Koh Lan’s Green Waters: Waste and Plankton Bloom

wastewater plankton bloom

Wastewater: A Major Contributor

Wastewater discharge on Koh Lan is identified as the primary cause of the plankton bloom that turned the sea smelly and green, according to the Department of Marine and Coastal Resources (DMCR). The situation was initially brought to attention when the Facebook page “We Love Pattaya” posted pictures of the unusually green seawater around Koh Lan, a popular island located 7 kilometers off the coast of Pattaya Beach.

DMCR Inspection and Findings

Following the reports, DMCR conducted an inspection at Ta Waen Beach on Koh Lan. DMCR deputy director Apichai Aekwanakul confirmed that the color change is due to the presence of Noctiluca scintillans, a non-toxic phytoplankton commonly found in an annual bloom along the eastern seaboard. The bloom tends to be more significant during the rainy season, as downpours wash nitrogen and phosphorus from wastewater into the aquatic system, causing excessive growth of plankton and resulting in the green color and unpleasant odor.

Reduced Visibility and Swimming Advisory

After the phenomenon was spotted on Saturday, authorities advised against swimming due to the reduced visibility in the water. DMCR and related agencies will investigate and conduct further research on possible health problems and the necessity of issuing warnings.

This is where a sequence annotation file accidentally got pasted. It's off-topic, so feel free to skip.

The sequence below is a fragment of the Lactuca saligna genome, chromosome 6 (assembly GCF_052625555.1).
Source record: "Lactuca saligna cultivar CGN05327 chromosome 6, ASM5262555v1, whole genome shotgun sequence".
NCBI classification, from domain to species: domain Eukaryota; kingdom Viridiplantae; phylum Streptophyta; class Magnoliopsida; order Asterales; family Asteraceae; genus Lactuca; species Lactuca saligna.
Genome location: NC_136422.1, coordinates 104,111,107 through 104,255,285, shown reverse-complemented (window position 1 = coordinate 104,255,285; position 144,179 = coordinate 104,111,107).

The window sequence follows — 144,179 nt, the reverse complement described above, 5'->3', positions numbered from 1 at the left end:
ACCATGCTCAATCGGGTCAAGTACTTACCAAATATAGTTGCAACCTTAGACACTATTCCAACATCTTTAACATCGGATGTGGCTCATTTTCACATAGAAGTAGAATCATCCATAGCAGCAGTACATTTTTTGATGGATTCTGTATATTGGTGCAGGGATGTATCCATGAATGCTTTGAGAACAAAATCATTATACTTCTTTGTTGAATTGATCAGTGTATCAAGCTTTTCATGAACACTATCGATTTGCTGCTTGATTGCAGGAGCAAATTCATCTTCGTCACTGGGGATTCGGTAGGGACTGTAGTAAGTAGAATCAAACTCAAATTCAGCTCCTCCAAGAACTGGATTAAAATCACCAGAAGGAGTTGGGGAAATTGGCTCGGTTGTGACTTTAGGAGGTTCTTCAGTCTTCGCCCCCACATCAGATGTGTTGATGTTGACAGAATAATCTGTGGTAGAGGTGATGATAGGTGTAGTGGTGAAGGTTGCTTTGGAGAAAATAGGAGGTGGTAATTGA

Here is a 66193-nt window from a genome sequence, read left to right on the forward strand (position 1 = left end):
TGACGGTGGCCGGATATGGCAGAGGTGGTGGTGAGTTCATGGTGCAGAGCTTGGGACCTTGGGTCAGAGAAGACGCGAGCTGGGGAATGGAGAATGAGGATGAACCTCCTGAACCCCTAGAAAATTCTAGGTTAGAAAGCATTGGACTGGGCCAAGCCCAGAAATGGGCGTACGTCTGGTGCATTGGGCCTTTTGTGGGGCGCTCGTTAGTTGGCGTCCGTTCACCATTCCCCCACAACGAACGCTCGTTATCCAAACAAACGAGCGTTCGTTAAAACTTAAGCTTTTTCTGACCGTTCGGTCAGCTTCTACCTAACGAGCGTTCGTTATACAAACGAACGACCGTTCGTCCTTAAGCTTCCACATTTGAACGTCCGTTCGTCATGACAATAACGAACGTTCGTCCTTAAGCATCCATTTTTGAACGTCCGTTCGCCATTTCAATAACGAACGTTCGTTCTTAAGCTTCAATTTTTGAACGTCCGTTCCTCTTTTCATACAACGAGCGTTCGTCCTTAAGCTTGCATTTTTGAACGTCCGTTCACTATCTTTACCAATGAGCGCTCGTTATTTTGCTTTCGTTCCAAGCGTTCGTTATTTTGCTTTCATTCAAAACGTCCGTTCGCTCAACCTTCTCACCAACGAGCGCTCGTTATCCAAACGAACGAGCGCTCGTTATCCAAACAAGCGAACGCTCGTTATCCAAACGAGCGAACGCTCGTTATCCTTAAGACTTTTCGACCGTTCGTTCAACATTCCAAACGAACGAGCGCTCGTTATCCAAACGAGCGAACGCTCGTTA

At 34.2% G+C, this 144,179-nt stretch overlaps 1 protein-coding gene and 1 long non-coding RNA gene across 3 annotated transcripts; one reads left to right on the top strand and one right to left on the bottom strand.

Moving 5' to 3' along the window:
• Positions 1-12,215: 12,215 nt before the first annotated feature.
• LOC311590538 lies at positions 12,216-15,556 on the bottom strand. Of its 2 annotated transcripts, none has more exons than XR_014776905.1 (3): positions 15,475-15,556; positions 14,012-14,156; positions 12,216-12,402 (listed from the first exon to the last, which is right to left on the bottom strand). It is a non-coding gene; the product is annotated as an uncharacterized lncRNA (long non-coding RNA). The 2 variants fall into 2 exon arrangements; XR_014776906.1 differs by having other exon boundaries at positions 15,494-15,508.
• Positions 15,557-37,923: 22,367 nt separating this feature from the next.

Environmental Impact and Unusual Trends

Thon Thamrongnawasawat, a lecturer from Kasetsart University’s Faculty of Fisheries, suggests that those interested in the environment should closely monitor the plankton bloom and other oceanic phenomena. These events could be symptomatic of changes to the marine environment caused by natural fluctuations and human activities.

Thon points out that it is abnormal to witness the plankton bloom during a period when the El Nino impact is about to intensify. Typically, a decline in rainfall would lower the chances of plankton bloom occurrence. However, the opposite has been observed this year along the Eastern Economic Corridor (EEC) in the upper part of the Gulf of Thailand. Thon attributes this abnormality to global “boiling,” as defined by the United Nations recently, and believes the plankton bloom might affect tourism, especially during high season.

Future Actions and Monitoring

To address the issue of wastewater discharge and its effects on the plankton bloom, DMCR and related agencies will continue to investigate and monitor the situation closely. Ensuring the safety and health of the public, as well as maintaining the marine environment’s balance, is of utmost importance for the future of Koh Lan and its tourism industry.